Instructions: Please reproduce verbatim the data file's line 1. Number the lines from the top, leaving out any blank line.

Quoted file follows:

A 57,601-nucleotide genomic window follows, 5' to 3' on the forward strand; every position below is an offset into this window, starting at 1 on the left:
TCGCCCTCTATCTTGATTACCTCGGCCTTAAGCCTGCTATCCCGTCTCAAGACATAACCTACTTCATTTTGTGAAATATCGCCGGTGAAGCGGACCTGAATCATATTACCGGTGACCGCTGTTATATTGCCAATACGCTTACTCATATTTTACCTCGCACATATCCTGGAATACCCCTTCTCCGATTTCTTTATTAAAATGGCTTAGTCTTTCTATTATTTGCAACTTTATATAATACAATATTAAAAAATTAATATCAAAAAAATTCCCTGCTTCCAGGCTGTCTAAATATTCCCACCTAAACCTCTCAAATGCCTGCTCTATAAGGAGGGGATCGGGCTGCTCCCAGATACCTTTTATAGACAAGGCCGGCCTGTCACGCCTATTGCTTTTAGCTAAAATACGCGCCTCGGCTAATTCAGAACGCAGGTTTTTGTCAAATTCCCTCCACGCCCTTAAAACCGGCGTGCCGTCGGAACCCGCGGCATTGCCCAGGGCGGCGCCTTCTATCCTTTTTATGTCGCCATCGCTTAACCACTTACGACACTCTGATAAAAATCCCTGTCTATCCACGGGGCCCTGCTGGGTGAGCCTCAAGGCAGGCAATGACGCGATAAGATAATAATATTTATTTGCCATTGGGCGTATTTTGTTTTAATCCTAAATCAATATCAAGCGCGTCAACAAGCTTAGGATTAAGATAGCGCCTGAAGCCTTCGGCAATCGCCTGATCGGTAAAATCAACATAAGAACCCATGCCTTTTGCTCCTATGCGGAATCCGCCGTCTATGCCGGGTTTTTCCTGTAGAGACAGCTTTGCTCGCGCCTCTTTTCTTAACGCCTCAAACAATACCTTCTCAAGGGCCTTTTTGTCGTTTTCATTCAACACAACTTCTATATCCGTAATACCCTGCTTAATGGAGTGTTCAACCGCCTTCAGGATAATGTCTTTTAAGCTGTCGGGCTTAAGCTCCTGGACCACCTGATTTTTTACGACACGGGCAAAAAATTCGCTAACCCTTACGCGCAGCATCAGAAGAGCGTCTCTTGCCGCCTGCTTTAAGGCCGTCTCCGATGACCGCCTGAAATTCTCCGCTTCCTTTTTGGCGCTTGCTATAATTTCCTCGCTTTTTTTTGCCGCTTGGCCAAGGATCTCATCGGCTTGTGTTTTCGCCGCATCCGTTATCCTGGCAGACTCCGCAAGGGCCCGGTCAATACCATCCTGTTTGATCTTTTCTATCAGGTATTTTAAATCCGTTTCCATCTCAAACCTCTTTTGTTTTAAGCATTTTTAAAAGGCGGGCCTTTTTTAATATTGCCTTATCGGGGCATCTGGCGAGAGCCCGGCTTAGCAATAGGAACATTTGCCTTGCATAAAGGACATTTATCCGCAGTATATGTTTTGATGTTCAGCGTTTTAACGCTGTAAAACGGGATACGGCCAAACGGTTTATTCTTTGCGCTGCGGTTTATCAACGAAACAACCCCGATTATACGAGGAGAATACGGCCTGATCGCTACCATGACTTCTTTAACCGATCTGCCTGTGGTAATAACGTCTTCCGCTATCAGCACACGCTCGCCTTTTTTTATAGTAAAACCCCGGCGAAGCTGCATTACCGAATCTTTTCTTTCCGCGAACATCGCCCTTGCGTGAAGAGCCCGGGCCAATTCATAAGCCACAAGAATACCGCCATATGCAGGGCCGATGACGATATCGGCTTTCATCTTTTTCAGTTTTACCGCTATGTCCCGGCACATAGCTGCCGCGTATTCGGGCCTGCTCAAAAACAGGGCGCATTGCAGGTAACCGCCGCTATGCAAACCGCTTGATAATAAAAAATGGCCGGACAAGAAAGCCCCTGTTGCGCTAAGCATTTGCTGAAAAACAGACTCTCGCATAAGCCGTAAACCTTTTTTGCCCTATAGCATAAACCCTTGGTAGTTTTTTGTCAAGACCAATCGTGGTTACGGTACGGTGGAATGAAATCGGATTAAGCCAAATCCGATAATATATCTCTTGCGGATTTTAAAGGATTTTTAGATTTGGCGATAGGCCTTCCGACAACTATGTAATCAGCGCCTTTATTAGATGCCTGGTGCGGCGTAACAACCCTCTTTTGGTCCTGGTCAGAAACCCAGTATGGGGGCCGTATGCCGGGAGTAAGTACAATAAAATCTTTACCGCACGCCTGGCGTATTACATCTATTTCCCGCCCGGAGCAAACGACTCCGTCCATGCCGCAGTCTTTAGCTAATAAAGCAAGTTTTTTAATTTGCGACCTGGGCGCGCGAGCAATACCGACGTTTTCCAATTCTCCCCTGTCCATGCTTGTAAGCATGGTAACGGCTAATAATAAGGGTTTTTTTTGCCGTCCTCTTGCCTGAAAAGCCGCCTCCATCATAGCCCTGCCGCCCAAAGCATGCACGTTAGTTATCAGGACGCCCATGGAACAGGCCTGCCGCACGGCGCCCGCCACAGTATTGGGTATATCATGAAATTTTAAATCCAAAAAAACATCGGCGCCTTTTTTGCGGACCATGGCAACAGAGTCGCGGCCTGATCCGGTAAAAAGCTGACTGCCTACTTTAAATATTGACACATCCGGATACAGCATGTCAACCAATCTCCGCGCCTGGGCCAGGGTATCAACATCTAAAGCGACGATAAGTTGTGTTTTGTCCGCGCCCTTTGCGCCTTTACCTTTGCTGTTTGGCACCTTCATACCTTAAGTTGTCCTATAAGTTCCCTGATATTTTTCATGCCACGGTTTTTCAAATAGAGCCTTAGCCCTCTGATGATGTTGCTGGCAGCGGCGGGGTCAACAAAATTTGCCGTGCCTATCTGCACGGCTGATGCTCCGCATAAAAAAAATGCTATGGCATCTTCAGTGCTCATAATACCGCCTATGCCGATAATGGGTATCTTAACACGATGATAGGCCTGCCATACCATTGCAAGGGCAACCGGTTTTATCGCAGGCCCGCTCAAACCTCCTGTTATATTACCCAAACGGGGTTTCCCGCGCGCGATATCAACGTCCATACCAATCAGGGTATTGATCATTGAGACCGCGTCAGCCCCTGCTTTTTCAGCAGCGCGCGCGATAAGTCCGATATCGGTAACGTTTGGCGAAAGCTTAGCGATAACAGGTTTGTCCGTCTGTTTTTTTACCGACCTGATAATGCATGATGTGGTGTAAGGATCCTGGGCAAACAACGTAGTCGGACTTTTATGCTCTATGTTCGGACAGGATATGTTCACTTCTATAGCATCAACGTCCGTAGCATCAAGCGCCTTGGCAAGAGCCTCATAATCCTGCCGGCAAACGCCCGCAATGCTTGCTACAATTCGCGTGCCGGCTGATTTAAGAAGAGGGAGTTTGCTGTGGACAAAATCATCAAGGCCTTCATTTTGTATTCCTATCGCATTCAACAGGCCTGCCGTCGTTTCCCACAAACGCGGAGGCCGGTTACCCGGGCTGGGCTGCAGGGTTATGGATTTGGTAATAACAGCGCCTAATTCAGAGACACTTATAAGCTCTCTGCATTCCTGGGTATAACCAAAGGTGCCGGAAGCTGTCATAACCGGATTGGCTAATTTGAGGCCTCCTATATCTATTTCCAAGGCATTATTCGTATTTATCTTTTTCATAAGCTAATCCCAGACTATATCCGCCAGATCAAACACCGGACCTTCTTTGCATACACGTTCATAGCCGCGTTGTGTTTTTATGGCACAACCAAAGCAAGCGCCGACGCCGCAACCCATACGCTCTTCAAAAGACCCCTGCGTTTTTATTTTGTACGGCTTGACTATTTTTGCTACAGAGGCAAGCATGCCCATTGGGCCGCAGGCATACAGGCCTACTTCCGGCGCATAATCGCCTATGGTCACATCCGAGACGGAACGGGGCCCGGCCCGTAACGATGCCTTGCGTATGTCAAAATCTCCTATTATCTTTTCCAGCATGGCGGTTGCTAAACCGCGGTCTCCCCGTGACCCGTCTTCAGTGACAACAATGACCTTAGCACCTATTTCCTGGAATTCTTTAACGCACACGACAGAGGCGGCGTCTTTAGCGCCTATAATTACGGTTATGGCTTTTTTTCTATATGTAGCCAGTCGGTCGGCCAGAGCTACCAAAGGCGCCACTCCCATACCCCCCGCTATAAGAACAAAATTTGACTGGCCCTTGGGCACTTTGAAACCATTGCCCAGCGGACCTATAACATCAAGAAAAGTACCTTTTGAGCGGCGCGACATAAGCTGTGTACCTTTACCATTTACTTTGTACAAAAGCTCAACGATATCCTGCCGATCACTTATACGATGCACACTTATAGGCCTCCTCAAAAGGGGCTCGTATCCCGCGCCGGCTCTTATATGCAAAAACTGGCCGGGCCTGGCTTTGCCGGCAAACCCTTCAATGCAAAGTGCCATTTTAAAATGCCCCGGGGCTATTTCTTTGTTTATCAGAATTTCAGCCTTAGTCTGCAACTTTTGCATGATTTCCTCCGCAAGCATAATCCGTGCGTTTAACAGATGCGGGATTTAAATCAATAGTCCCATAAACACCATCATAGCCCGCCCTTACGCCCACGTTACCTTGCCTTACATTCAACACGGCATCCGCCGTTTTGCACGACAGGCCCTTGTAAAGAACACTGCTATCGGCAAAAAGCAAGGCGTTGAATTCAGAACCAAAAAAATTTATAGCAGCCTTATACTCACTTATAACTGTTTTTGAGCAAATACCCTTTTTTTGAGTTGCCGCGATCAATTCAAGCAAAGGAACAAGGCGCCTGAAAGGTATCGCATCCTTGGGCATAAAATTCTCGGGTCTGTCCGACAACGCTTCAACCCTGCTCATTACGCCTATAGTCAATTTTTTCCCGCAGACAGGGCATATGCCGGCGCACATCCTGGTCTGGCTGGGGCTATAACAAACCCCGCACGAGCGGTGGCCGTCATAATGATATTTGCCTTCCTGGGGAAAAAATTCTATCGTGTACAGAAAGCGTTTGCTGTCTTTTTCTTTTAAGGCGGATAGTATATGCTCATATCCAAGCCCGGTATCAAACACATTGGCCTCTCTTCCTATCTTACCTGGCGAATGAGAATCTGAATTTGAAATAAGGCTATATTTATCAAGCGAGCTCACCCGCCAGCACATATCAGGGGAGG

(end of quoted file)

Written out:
A 57,601-nucleotide genomic window follows, 5' to 3' on the forward strand; every position below is an offset into this window, starting at 1 on the left: